posted on Feb, 22 2009 @ 11:46 AM
LostNemesis, while I don't personally agree with on that one detail, I'm glad we can all concede that something big is happening to our planet. We
live in a world specifically designed for within the physical parameters of the latest short interglacial, which has so far lasted only 11,000 years.
Some call it the Holocene epoch. In fact, extreme hot and extreme cold geological periods do dominate our planet. This is relevant because we actually
speciated in one of those extremely short intervals of relative calm between them. So any sudden shift in climate isn't that good for us at all,
either way you look at it.
So if we were to somehow lose hold of our technological ability (through the systematic collapse of civilization), there is absolutely no reason we
should survive, in our present form (our DNA would change), beyond this relatively short period of time. Surely we don't want to evolve. Any
specialized biological evolution would be a step backward, I'm sure, as we would have to sacrifice something, and since our brain currently requires
the largest amount of our energy, that would be the very first target I'm absolutely positive. On the other hand, there could be some sort of
selective pressure as a result of reciprocal meshing between our mental capacity and our need to survive. But even this scenario is entirely
contingent on the survival of a band of people that manage to reproduce for several generations, and at a certain tipping point this loops back onto
itself until we find ourselves at the first scenario, where we evolve into something grotesquely unfamiliar. It would be very unlikely that we could
do both at once, both preserve mental capacity and survive harsh environmental change. That would actually require more technological innovation, but
this scenario is examining what happens to us AFTER civilization collapses, so that point is moot as well (we wouldn't have the foundation or the
patience to rebuild under such difficult circumstances). Either way, humanity no longer exists in each of these scenarios. And we want to preserve
humanity, right? Isn't that what the sum total of all our art, history, literature and all other modes of human expression is in the end about?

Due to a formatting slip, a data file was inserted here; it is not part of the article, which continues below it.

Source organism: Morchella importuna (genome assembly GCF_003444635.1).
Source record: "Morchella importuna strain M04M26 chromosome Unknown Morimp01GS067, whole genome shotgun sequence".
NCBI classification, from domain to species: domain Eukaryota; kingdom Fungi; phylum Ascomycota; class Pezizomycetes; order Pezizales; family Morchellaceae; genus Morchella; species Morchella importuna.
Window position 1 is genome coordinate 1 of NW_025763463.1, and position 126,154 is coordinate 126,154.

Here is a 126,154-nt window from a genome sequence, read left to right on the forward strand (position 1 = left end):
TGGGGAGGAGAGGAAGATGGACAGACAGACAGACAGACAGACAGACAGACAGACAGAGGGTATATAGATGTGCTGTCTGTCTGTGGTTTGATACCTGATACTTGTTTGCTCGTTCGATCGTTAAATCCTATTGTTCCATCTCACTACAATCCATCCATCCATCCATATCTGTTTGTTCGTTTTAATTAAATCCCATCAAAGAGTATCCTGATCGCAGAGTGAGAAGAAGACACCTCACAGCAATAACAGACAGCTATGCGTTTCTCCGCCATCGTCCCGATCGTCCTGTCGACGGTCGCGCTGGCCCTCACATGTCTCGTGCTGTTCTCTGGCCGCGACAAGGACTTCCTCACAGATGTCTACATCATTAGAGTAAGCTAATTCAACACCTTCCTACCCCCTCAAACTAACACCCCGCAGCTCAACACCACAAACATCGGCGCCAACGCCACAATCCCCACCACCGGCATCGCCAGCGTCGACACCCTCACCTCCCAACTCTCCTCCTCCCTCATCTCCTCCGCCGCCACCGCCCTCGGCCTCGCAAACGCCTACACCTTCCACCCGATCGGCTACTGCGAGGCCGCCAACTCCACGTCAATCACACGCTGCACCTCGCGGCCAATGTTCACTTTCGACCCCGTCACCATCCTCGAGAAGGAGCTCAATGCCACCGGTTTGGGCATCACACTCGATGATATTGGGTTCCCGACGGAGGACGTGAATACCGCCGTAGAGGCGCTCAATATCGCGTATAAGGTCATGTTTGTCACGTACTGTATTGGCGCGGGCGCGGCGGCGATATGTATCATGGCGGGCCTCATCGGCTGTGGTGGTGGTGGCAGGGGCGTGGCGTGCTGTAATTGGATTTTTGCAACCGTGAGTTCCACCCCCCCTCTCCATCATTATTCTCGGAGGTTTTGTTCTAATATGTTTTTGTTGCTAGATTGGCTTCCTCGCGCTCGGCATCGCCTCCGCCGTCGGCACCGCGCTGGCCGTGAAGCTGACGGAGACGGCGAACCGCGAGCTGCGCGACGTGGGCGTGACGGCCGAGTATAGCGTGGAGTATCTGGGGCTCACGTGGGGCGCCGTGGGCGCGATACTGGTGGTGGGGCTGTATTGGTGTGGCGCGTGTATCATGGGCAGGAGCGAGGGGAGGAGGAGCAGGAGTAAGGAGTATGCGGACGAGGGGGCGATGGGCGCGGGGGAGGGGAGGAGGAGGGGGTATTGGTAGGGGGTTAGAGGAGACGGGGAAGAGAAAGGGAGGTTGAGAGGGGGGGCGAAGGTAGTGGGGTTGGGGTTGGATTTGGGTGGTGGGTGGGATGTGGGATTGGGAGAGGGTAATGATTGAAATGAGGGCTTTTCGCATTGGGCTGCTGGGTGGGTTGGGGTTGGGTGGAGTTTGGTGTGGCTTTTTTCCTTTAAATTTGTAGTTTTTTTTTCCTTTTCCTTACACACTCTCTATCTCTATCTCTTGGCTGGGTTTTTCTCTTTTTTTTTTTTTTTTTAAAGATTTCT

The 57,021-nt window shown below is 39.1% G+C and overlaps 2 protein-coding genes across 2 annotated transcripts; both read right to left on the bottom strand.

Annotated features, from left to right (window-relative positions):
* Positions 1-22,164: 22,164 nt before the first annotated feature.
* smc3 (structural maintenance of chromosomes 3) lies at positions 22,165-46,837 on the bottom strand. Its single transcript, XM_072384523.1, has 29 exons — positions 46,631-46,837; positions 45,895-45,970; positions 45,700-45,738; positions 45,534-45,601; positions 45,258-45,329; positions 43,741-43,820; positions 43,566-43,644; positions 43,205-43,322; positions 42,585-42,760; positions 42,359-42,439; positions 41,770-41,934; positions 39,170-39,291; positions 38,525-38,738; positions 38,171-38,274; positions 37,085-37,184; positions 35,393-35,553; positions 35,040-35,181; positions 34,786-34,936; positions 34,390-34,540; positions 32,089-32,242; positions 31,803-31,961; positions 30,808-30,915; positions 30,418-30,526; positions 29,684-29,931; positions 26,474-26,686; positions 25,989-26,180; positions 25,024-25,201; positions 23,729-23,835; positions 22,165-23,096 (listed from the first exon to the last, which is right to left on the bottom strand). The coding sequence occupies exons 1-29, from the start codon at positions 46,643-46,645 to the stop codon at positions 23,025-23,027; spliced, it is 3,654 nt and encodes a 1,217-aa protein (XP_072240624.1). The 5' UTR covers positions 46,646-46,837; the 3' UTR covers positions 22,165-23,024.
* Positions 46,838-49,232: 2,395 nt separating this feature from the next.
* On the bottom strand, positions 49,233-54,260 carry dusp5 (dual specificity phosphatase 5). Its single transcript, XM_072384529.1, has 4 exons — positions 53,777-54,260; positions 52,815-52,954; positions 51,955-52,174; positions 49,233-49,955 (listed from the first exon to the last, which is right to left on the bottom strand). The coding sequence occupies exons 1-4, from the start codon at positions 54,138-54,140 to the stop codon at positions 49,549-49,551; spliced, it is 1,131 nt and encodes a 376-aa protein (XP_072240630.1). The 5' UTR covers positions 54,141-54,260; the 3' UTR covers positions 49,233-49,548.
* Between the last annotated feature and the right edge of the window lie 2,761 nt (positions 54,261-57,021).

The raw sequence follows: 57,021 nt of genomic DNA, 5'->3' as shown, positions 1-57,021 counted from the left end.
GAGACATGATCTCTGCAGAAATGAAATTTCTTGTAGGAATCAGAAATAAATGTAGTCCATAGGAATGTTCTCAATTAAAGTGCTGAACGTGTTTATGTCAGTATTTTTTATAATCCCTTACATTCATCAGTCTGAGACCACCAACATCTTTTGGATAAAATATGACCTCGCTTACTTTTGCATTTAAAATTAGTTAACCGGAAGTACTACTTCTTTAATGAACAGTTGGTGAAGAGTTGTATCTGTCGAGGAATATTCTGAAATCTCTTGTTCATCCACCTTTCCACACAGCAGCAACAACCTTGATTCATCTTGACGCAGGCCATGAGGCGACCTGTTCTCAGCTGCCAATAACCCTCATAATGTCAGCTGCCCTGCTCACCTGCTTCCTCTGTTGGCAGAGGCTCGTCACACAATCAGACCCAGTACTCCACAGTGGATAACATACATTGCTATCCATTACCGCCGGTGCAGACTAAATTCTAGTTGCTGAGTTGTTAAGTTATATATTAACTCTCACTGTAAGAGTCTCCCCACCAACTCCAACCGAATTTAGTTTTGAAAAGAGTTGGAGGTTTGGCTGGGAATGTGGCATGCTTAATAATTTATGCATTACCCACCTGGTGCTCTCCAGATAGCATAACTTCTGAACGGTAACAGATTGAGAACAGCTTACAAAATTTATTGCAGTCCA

Anyway, I went off on a tangent...
What I don't understand is how our civilization can expect to weather life on this planet without thinking about the future. I have some theories on
the deficiency of long-term rationality in humans, but I won't go into that; it's much too lengthy. There is a whole evolutionary history connecting
all the species on this planet, which yes, does include Homo sapiens, that limits our ability to prepare for catastrophic failure at some point or
another (obviously life has persisted in whatever shape it has taken, but the key is that individual species aren't permanent in any way). I mean, if
life were effectively one massive, globular organism then sure, my argument wouldn't hold, but to think that species, which are so physically small
as to be locally contingent on their environment, can survive without adaptation is a crucial mistake.
Ok, this all seems like common sense and I'm sure many of you are aware of this. But our government obviously isn't. And if our government isn't,
then we can be certain that the majority of the people aren't, considering there are thousands upon thousands of private interest groups and lobbies
that would rather put their own specific desires ahead of the bigger picture... So we have to utilize this tool that is liberal democracy to its
fullest extent, because we're so far below reaching capacity, and I might say we are essentially failing our forebears the ancient Greeks with the
misuse of this exceptional gift, for whatever it's worth, and for all my own contentions with Democracy in general...
It's fitting that the mechanical engineers are finally exchanging their opinions with the world beyond. If we're going to work to ensure our
survival into the indefinite future, to pass down all our art, our most special thoughts, our dearest emotions, and this allowance that we call
intelligent consciousness to posterity, then the first step is in re-engineering our relationship with the world. There is definitely a renewed
interplay between person and environment, and this next century of our life will define that special transaction.
[edit on 22-2-2009 by cognoscente]